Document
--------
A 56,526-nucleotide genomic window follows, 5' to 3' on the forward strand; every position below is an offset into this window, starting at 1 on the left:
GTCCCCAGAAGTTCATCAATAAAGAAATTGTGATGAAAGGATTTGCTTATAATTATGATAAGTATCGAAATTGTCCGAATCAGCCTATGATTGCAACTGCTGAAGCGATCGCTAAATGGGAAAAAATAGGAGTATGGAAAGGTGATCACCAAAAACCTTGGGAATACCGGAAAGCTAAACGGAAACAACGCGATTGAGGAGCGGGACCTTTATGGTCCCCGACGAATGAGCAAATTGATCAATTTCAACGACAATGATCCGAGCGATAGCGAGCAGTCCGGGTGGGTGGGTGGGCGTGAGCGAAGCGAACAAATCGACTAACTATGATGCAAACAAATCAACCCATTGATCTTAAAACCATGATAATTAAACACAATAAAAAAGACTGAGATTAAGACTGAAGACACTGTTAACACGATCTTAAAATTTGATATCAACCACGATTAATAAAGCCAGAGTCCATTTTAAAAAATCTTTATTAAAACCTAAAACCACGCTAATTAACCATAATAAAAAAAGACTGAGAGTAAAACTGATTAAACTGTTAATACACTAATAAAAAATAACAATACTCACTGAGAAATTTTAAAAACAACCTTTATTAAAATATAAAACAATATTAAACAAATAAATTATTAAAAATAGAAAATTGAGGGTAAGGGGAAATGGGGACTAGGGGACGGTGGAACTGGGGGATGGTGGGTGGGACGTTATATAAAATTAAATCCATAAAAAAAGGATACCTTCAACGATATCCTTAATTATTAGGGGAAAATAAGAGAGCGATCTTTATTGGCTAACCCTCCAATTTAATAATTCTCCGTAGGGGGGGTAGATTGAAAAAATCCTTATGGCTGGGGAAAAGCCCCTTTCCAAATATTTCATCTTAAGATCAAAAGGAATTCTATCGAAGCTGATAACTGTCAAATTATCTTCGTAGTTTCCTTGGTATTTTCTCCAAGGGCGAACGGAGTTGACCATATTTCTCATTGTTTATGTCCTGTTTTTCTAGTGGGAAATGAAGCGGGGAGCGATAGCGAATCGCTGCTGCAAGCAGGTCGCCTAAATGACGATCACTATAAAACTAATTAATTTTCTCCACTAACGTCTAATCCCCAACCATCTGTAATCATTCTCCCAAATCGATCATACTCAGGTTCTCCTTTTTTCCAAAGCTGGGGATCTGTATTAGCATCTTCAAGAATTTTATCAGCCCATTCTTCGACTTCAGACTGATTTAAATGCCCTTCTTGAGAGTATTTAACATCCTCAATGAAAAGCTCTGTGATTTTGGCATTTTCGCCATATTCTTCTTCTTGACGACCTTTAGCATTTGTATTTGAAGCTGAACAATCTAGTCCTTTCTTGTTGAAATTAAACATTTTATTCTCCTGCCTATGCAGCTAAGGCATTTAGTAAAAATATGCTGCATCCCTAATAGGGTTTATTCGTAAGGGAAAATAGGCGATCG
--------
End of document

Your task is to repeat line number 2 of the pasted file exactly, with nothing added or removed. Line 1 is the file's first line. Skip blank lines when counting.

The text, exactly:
GTCCCCAGAAGTTCATCAATAAAGAAATTGTGATGAAAGGATTTGCTTATAATTATGATAAGTATCGAAATTGTCCGAATCAGCCTATGATTGCAACTGCTGAAGCGATCGCTAAATGGGAAAAAATAGGAGTATGGAAAGGTGATCACCAAAAACCTTGGGAATACCGGAAAGCTAAACGGAAACAACGCGATTGAGGAGCGGGACCTTTATGGTCCCCGACGAATGAGCAAATTGATCAATTTCAACGACAATGATCCGAGCGATAGCGAGCAGTCCGGGTGGGTGGGTGGGCGTGAGCGAAGCGAACAAATCGACTAACTATGATGCAAACAAATCAACCCATTGATCTTAAAACCATGATAATTAAACACAATAAAAAAGACTGAGATTAAGACTGAAGACACTGTTAACACGATCTTAAAATTTGATATCAACCACGATTAATAAAGCCAGAGTCCATTTTAAAAAATCTTTATTAAAACCTAAAACCACGCTAATTAACCATAATAAAAAAAGACTGAGAGTAAAACTGATTAAACTGTTAATACACTAATAAAAAATAACAATACTCACTGAGAAATTTTAAAAACAACCTTTATTAAAATATAAAACAATATTAAACAAATAAATTATTAAAAATAGAAAATTGAGGGTAAGGGGAAATGGGGACTAGGGGACGGTGGAACTGGGGGATGGTGGGTGGGACGTTATATAAAATTAAATCCATAAAAAAAGGATACCTTCAACGATATCCTTAATTATTAGGGGAAAATAAGAGAGCGATCTTTATTGGCTAACCCTCCAATTTAATAATTCTCCGTAGGGGGGGTAGATTGAAAAAATCCTTATGGCTGGGGAAAAGCCCCTTTCCAAATATTTCATCTTAAGATCAAAAGGAATTCTATCGAAGCTGATAACTGTCAAATTATCTTCGTAGTTTCCTTGGTATTTTCTCCAAGGGCGAACGGAGTTGACCATATTTCTCATTGTTTATGTCCTGTTTTTCTAGTGGGAAATGAAGCGGGGAGCGATAGCGAATCGCTGCTGCAAGCAGGTCGCCTAAATGACGATCACTATAAAACTAATTAATTTTCTCCACTAACGTCTAATCCCCAACCATCTGTAATCATTCTCCCAAATCGATCATACTCAGGTTCTCCTTTTTTCCAAAGCTGGGGATCTGTATTAGCATCTTCAAGAATTTTATCAGCCCATTCTTCGACTTCAGACTGATTTAAATGCCCTTCTTGAGAGTATTTAACATCCTCAATGAAAAGCTCTGTGATTTTGGCATTTTCGCCATATTCTTCTTCTTGACGACCTTTAGCATTTGTATTTGAAGCTGAACAATCTAGTCCTTTCTTGTTGAAATTAAACATTTTATTCTCCTGCCTATGCAGCTAAGGCATTTAGTAAAAATATGCTGCATCCCTAATAGGGTTTATTCGTAAGGGAAAATAGGCGATCG